Enjoyed exploring this post on a relaxing “down-time” afternoon at the Jersey shore. Initially I love the pic with the yellow house, dark clouds, snow. But find each of your alternations (warning, potentially new meaning to of old word intended…) fascinating . ( My superlatives are making ME ill, so just lets say I liked the whole damn post! ) Oh! And yes the Palmer Ridge is interesting to me also. You might recall we came down the eastern side of tha Presidential mountains on a trip some years ago, exploring a ghost town somewhat north of Salida – eventually to Colorado Springs – love the area… And I like the spirit of getting out there in the storm for the excitement of getting the captures… M :-)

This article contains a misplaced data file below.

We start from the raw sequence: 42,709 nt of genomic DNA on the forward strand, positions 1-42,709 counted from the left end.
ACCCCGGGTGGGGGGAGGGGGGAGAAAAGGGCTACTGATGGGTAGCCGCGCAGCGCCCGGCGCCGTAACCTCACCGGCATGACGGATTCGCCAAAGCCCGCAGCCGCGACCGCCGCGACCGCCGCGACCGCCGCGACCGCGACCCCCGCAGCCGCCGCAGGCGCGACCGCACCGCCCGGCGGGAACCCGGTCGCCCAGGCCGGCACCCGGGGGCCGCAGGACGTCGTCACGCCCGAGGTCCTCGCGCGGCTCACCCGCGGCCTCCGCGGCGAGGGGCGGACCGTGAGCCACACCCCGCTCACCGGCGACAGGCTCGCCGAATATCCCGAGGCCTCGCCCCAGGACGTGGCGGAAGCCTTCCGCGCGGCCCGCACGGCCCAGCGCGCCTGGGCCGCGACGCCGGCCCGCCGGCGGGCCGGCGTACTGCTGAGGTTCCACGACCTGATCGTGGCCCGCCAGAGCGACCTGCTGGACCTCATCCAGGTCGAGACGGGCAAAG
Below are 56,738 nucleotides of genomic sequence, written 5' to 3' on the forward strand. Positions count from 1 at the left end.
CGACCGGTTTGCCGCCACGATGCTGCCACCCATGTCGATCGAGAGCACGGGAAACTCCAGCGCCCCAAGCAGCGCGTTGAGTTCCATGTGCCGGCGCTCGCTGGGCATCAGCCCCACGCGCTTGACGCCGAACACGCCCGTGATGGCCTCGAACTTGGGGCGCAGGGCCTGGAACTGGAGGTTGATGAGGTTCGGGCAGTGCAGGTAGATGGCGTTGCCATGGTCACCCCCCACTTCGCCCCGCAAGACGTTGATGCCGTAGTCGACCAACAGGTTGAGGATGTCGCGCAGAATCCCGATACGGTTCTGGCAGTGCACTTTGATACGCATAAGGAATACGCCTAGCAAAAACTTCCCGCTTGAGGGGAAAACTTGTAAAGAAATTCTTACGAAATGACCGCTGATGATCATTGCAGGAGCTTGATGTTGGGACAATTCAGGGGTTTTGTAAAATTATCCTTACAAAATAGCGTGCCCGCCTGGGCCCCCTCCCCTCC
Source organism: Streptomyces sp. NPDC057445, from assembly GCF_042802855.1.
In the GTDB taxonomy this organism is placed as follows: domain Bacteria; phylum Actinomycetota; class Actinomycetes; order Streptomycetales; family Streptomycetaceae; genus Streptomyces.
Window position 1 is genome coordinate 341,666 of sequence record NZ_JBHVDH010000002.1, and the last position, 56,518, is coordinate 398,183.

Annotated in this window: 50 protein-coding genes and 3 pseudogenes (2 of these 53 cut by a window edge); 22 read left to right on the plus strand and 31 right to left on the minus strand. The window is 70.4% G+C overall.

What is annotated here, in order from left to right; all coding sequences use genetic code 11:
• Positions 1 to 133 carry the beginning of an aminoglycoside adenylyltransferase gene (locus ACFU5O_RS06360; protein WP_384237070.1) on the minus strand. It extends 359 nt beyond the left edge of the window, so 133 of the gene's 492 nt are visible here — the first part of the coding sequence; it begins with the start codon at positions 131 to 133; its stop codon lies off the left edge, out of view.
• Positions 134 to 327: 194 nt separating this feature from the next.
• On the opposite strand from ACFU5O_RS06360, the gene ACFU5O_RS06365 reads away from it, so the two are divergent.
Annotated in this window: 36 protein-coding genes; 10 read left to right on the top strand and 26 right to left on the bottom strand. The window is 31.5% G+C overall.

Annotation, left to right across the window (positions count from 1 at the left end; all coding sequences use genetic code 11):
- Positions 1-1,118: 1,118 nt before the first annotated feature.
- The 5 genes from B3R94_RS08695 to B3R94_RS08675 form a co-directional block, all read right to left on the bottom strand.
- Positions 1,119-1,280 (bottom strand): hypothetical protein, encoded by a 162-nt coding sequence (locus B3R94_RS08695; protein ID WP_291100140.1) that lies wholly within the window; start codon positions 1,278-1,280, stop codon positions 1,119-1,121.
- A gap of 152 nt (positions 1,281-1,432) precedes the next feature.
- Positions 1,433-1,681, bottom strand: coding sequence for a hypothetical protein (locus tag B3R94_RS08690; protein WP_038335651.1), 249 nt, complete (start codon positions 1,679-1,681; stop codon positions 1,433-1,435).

• disperser says:

      Well, my next post covers the yellow house scene in many different variations. Some will like it, some not, but I had fun playing with it.

      I really do like where we live, despite the above average snow precipitation and below average rain (all related to the ridge).

      I’ve yet to actually go out during a storm to capture the event in progress. My lack of confidence in the ability of other drivers (often witnessed first-hand) keeps me indoor until storms are but a memory blanketing the trees and fields.

      Liked by 1 person

  5. AnnMarie says:

    Beautiful photos that need to be seen in SmugMug, so that’s where I’m going next. Since I cannot comment there, I’ll add here that I’m sure I did a lot of wowing!